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Franklin County Career and Technology Center v. Franklin County Career and Technology Center Education Association

IN THE COMMONWEALTH COURT OF PENNSYLVANIA


January 11, 2012

FRANKLIN COUNTY CAREER AND TECHNOLOGY CENTER, APPELLANT
v.
FRANKLIN COUNTY CAREER AND TECHNOLOGY CENTER EDUCATION ASSOCIATION, PSEA/NEA

The opinion of the court was delivered by: Rochelle S. Friedman, Senior Judge

Argued: December 12, 2011

BEFORE: HONORABLE BONNIE BRIGANCE LEADBETTER, President Judge*fn1

HONORABLE BERNARD L. McGINLEY, Judge HONORABLE ROCHELLE S. FRIEDMAN, Senior Judge

OPINION BY SENIOR JUDGE FRIEDMAN

Franklin County Career and Technology Center (Employer) appeals from the June 6, 2011, order of the Court of Common Pleas of the 39th Judicial District of Pennsylvania -- Franklin County Branch (trial court), which denied Employer‟s petition to vacate an arbitrator‟s award requiring Employer to pay a retiree for accumulated sick leave. We affirm.

Employer, a joint school providing vocational education to students from various school districts, has entered into a collective bargaining agreement (CBA) with the Franklin County Career and Technology Center Education Association, PSEA/NEA (Association). The CBA provides as follows:

Upon retirement from employment . . . the employee or the beneficiary of his/her retirement benefits shall be paid a lump sum payment for accumulated sick leave at a rate of one-half the employees current daily rate of pay. However, such payments shall not be in excess of $4000.00 for the 2008-09, 2009-10, 2010-11 contract years; and further provided that such payment shall not exceed the amount provided by law. (Trial Ct. Op. at 3.)

Joyce Cook taught business education for Employer for twenty-nine years. In 2006, Employer placed Cook on furlough. Cook applied for and received unemployment compensation. The Association filed a grievance with respect to the furlough, and an arbitrator determined that Employer did not violate the CBA by furloughing Cook. Cook also filed a declaratory judgment action against two school districts, alleging a right to re-employment, and sent letters to Employer to remind Employer of her furlough recall rights.

Three years after being furloughed, Cook sent a letter to Employer, announcing her retirement "for financial reasons" and stating, "I am retiring only because I have been furloughed . . . . I wish to remain on the recall list in case a position for which I am qualified becomes available." (Trial Ct. Op. at 2.) Cook began to receive retirement benefits from the Public School Employees‟ Retirement System (PSERS) on May 29, 2009.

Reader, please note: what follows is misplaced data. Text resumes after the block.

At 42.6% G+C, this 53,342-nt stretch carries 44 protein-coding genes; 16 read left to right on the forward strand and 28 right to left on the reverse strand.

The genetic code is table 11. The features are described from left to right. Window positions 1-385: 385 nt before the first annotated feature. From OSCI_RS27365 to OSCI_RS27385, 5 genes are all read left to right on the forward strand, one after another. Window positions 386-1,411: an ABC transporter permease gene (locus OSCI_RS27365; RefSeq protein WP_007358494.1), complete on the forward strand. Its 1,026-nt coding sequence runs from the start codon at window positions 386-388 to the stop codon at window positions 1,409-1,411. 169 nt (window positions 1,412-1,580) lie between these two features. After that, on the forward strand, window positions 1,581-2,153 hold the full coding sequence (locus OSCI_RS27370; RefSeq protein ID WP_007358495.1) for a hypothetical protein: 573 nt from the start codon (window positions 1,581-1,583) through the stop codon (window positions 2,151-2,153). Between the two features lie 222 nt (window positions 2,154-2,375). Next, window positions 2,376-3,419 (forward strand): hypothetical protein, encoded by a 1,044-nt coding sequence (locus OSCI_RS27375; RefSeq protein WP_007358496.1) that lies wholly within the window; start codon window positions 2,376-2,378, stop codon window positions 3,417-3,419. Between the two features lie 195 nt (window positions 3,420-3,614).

Cook believed that, as a retiree, she was entitled to $4,000.00 for accumulated sick leave under the CBA. However, Employer refused to pay any amount to Cook. The Association filed a grievance on behalf of Cook, and the matter was heard by an arbitrator. The issue was whether Cook had retired. The arbitrator defined the term "retirement" as this court did in Bowman v. School District of Philadelphia, 661 A.2d 913 (Pa. Cmwlth. 1995). (Arbitrator‟s Dec. at 6.) In that case, we stated:

"Retirement" is defined as "withdrawal from one‟s position or occupation or from active working life". Webster‟s Ninth New Collegiate Dictionary 1007 (1989). Black‟s Law Dictionary, Sixth Edition, 1316-1317 (1990) defines "retirement" as "termination of employment service, trade or occupation upon reaching retirement age, or earlier at election of employee, self-employed, or professional."

661 A.2d at 915. Because Cook had advised Employer and PSERS of her retirement, withdrawing from her position as a teacher, albeit with the hope of returning via recall, the arbitrator concluded that Cook had retired. Thus, the arbitrator awarded Cook payment for accumulated sick leave. The arbitrator rejected Employer‟s argument that Cook could not be retired because she had attempted to reserve her furlough recall right. The arbitrator pointed out that the law permits a retired teacher to return to teaching and that the issue of whether Cook was entitled to the rights of a furloughed teacher was not before the arbitrator.